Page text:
I got to take a break from Cassandra’s curse for a week, on a trip to the Galapagos Islands, and I only realized it when I picked the curse back up.
For ecologists, visiting the Galapagos is a pilgrimage to the holy land. We went ashore where Darwin worked, and saw the island where the Grants did much of their groundbreaking work on bird evolution. It was a privilege, awe inspiring, validating, and very satisfying. My heart is full of gratitude just thinking about it.
People lucky enough to visit the Galapagos Islands are most touched by the intimate experience with wildlife. Because the islands are so remote, animals there have had relatively little interaction with humans and as a result are unafraid of us. It’s possible to approach them quite closely apparently without bothering them. The resulting experience is so far beyond feeding pigeons in the park that it becomes transformative.
But it was as a conservation biologist, regular bearer of Cassandra-style bad environmental news, that I became aware of the burden of the curse:
- Standing on the bow of our boat moving over the night sea, the Milky Way glowing extravagantly above, I peered down into the dark water, delighted as flashes of light appeared and then flowed past. By starlight I could make out Swallow-tailed gulls flying by overhead, hunting those bioluminescent animals. This is how beautiful the world used to be, everywhere.
- The ecstasy of a playing with an adolescent sea lion in a placid bay. Setting aside guilt and inhibition about interaction with wildlife, because it wanted to play, and I happened to be there. Interaction can be simply joyful.
- The shocking rightness of witnessing wildlife carrying on its business not despite us, but with complete disregard for humans. On the rare occasion a penguin or marine iguana even looked at me in the water, it was clear I was no more interesting than a rock or anything else inedible. After the initial disappointment, how exhilarating to not matter.
Returning to the human-centric world brought my awareness to the weight of Cassandra’s curse. We’re finally talking about it now as “climate despair” or “ecological grief“. That fatigue is built of thousands of paper cuts of witness. From every little moment of noticing the natural world compromised and insulted, each building on the last, punctuated regularly by gut punches of major news of species extinction or other disasters. I spent a week in a land free of those compromises and insults, populated by citizens of a world I did not expect, just going about life as they always have. Of course, my experience was without the stresses of finding food, water and shelter. And that land is not a cruelty-free world, by any means. But it was largely free from human insult, and I experienced a week without those paper cuts. The visit provided a glimpse of being “whole”, followed by a return to the real world with awareness of what was lost. When I got off the boat and onto the plane home, I became very aware of the burden of the curse as the cuts and blows began anew. But the grief of loss of wholeness came with the embodied memory of being whole, and the knowledge of that as a real possibility.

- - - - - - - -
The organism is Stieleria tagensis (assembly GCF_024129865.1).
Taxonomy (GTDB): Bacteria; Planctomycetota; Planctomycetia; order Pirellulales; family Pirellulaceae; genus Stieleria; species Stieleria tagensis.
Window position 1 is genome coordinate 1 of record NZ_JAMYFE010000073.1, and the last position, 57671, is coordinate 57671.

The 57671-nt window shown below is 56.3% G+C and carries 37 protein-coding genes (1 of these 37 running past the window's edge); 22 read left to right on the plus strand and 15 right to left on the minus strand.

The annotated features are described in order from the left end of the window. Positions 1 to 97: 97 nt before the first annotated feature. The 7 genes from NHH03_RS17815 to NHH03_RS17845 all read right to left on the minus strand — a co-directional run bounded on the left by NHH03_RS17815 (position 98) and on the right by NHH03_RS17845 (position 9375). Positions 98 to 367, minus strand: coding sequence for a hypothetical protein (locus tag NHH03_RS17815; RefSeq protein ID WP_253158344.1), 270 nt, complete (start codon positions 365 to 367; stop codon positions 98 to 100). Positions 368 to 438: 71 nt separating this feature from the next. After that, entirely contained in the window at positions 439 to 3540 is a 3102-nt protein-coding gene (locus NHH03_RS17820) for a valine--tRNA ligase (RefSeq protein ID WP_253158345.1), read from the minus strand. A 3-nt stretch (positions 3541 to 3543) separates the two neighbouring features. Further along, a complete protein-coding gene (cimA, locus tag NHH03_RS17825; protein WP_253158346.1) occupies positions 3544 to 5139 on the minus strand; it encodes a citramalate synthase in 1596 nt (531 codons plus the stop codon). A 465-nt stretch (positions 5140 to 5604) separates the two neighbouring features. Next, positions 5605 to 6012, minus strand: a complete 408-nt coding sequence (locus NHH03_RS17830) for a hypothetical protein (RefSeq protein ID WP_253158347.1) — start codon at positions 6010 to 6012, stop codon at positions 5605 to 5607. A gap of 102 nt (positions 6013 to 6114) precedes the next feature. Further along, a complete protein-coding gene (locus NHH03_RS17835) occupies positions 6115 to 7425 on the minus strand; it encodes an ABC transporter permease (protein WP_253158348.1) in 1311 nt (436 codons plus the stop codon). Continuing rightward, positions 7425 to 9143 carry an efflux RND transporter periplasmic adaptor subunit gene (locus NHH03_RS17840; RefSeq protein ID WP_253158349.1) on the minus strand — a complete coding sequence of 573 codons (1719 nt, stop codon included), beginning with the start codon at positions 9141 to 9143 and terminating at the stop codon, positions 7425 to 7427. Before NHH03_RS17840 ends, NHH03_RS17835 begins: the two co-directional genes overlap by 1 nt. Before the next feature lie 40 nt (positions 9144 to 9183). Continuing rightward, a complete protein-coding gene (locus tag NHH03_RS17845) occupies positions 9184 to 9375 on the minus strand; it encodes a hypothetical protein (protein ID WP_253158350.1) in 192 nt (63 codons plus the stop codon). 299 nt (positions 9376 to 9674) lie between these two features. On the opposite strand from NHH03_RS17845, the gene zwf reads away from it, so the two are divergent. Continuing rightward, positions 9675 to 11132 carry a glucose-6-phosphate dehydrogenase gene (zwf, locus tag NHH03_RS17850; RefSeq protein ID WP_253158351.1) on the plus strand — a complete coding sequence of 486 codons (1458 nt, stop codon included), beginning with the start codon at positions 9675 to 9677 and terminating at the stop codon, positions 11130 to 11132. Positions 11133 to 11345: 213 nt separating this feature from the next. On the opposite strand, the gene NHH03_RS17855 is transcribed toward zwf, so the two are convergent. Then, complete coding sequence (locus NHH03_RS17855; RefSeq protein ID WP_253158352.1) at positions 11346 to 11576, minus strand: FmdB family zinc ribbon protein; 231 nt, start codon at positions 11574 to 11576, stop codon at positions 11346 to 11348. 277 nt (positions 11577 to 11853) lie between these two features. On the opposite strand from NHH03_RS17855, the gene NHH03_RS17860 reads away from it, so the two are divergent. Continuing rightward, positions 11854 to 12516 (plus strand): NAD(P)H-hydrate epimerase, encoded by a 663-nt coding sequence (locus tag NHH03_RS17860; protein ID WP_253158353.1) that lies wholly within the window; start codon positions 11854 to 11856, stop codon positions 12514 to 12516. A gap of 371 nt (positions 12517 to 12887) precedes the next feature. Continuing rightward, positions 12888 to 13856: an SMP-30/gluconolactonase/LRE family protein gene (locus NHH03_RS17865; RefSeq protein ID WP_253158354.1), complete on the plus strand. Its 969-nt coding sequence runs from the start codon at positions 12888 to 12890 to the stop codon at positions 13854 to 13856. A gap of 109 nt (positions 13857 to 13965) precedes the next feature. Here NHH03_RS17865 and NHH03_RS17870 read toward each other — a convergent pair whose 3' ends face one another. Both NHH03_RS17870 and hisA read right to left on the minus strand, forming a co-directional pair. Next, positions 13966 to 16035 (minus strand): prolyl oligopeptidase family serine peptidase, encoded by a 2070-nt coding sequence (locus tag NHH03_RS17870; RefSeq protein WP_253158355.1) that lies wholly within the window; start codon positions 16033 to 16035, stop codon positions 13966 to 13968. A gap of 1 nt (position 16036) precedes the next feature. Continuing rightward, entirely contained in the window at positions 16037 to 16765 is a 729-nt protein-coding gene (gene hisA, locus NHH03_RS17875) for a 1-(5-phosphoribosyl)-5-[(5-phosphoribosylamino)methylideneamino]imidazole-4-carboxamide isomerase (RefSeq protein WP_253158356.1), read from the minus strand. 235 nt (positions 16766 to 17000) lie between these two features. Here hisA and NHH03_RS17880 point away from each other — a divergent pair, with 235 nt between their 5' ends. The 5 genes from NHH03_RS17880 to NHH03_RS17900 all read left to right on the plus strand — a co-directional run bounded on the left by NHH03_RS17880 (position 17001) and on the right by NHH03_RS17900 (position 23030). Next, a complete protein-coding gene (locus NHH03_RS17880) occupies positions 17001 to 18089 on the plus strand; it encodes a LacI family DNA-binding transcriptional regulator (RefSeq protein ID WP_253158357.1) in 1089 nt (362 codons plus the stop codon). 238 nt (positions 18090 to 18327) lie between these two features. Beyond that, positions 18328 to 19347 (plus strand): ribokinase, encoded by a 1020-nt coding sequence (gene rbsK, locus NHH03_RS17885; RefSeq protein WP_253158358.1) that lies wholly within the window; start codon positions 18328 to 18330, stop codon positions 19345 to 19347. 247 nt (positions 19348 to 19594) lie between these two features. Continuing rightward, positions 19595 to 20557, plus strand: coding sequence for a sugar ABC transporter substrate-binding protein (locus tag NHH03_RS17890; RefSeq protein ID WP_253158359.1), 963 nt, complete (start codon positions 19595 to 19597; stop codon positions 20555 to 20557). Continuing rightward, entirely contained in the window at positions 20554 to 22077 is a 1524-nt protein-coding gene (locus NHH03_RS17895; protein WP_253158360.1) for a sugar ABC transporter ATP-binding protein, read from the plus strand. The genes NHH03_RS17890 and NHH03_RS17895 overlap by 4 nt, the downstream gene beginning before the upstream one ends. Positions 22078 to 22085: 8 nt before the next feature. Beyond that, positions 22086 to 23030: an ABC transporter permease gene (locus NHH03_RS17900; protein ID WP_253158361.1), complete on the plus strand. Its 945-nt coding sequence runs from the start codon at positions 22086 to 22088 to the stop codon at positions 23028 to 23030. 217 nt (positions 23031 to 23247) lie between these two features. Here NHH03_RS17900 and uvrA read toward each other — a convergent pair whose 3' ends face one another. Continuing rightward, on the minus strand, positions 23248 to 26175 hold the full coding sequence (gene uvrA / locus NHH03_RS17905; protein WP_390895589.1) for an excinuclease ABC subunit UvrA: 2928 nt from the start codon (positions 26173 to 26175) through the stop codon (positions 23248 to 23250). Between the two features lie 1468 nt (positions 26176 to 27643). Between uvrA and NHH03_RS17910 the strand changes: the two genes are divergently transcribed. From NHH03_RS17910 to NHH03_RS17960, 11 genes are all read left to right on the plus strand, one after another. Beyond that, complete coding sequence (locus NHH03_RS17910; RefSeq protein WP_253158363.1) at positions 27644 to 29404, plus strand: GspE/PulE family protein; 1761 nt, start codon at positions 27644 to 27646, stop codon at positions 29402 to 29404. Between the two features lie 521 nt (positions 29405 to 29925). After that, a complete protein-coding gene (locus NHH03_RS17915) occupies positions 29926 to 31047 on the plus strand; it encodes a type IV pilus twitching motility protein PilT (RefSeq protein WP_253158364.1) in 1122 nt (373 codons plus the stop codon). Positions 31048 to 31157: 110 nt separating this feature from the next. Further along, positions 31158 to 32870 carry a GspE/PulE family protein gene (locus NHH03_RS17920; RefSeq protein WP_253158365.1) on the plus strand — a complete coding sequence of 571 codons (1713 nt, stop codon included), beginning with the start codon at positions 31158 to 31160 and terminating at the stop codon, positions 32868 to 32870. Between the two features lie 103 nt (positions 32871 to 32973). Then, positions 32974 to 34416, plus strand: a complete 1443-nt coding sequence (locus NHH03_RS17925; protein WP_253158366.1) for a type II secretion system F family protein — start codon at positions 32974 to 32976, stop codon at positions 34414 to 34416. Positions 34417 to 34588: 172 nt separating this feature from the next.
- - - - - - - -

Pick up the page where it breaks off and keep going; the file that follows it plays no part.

What changed in me, with awareness of the curse? If anything, the stakes are higher now that I’ve witnessed the staggering scope of what we’ve already lost. I was inspired to write out these thoughts after reading The Crane Wife, a piece by CJ Hauser about the healing possibilities of experiencing and studying nature. I believe it is our birthright to experience being part of a natural world, and clearly people yearn for this, if only as a selfie. It is clear that to allow even a small portion of humans to experience the Galapagos would ensure its doom, but maybe we can come up with approximations that would help. Still, knowing that a bit of a “whole” world remains gives me a touchstone to access renewed urgency to study what we still have.